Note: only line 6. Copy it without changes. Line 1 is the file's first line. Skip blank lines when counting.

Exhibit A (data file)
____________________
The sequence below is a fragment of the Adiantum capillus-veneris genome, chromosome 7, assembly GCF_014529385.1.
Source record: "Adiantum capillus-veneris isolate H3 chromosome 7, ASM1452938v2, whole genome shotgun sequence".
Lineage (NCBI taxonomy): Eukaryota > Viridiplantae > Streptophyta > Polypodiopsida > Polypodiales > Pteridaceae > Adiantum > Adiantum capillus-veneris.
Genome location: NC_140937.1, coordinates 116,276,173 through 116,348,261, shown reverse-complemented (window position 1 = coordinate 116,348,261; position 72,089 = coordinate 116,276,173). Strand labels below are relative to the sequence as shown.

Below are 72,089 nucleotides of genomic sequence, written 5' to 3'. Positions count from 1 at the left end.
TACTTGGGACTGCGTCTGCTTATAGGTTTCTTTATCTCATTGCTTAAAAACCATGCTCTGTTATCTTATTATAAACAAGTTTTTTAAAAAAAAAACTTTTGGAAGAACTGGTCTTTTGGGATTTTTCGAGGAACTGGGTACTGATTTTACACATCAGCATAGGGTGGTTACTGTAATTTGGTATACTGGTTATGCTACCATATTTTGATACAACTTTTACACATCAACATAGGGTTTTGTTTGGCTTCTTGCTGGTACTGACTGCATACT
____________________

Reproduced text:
TACTTGGGACTGCGTCTGCTTATAGGTTTCTTTATCTCATTGCTTAAAAACCATGCTCTGTTATCTTATTATAAACAAGTTTTTTAAAAAAAAAACTTTTGGAAGAACTGGTCTTTTGGGATTTTTCGAGGAACTGGGTACTGATTTTACACATCAGCATAGGGTGGTTACTGTAATTTGGTATACTGGTTATGCTACCATATTTTGATACAACTTTTACACATCAACATAGGGTTTTGTTTGGCTTCTTGCTGGTACTGACTGCATACT